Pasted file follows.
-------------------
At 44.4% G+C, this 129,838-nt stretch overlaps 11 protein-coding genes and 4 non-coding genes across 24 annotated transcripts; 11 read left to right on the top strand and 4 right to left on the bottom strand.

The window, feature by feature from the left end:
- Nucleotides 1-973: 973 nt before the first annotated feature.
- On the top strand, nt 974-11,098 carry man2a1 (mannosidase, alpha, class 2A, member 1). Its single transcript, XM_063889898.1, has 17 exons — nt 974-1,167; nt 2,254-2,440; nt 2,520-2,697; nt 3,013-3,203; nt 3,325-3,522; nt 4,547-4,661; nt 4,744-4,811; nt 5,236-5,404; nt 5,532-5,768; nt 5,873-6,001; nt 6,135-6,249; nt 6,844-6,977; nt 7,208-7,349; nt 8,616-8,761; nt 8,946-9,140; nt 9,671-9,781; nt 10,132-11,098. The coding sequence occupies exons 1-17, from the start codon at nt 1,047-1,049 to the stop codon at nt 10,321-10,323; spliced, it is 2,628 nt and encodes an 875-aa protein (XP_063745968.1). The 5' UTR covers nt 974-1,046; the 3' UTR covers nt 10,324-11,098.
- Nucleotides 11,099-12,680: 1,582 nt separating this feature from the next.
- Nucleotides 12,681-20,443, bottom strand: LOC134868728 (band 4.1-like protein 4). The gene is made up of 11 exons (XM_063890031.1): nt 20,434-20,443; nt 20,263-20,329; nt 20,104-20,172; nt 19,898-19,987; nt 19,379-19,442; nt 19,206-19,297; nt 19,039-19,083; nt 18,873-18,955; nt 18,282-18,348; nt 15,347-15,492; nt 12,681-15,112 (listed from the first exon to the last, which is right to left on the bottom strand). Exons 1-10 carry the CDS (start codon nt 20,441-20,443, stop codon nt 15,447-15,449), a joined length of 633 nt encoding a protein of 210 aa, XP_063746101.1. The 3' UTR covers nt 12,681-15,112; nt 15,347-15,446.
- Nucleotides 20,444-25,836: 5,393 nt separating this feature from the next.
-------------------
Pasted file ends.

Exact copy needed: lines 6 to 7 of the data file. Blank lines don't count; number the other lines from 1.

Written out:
- Nucleotides 12,681-20,443, bottom strand: LOC134868728 (band 4.1-like protein 4). The gene is made up of 11 exons (XM_063890031.1): nt 20,434-20,443; nt 20,263-20,329; nt 20,104-20,172; nt 19,898-19,987; nt 19,379-19,442; nt 19,206-19,297; nt 19,039-19,083; nt 18,873-18,955; nt 18,282-18,348; nt 15,347-15,492; nt 12,681-15,112 (listed from the first exon to the last, which is right to left on the bottom strand). Exons 1-10 carry the CDS (start codon nt 20,441-20,443, stop codon nt 15,447-15,449), a joined length of 633 nt encoding a protein of 210 aa, XP_063746101.1. The 3' UTR covers nt 12,681-15,112; nt 15,347-15,446.
- Nucleotides 20,444-25,836: 5,393 nt separating this feature from the next.